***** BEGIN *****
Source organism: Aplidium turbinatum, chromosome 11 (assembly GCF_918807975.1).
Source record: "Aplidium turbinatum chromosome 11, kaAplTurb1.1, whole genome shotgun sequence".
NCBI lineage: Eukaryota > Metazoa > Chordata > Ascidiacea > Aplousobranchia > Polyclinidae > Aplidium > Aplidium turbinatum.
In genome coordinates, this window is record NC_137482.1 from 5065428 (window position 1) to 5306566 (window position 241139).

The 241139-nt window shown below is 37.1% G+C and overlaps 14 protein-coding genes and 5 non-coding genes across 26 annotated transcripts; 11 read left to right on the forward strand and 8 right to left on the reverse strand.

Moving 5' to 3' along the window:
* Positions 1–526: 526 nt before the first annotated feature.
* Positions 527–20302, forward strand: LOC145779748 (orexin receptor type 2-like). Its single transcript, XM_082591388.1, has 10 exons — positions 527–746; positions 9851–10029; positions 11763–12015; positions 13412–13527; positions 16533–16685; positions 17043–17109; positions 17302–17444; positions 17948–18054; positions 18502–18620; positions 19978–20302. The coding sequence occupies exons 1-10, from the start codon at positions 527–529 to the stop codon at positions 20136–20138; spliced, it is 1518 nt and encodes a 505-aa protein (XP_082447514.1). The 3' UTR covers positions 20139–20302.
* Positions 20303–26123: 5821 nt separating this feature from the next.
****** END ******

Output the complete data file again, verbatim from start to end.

Source organism: Aplidium turbinatum, chromosome 11 (assembly GCF_918807975.1).
Source record: "Aplidium turbinatum chromosome 11, kaAplTurb1.1, whole genome shotgun sequence".
NCBI lineage: Eukaryota > Metazoa > Chordata > Ascidiacea > Aplousobranchia > Polyclinidae > Aplidium > Aplidium turbinatum.
In genome coordinates, this window is record NC_137482.1 from 5065428 (window position 1) to 5306566 (window position 241139).

The 241139-nt window shown below is 37.1% G+C and overlaps 14 protein-coding genes and 5 non-coding genes across 26 annotated transcripts; 11 read left to right on the forward strand and 8 right to left on the reverse strand.

Moving 5' to 3' along the window:
* Positions 1–526: 526 nt before the first annotated feature.
* Positions 527–20302, forward strand: LOC145779748 (orexin receptor type 2-like). Its single transcript, XM_082591388.1, has 10 exons — positions 527–746; positions 9851–10029; positions 11763–12015; positions 13412–13527; positions 16533–16685; positions 17043–17109; positions 17302–17444; positions 17948–18054; positions 18502–18620; positions 19978–20302. The coding sequence occupies exons 1-10, from the start codon at positions 527–529 to the stop codon at positions 20136–20138; spliced, it is 1518 nt and encodes a 505-aa protein (XP_082447514.1). The 3' UTR covers positions 20139–20302.
* Positions 20303–26123: 5821 nt separating this feature from the next.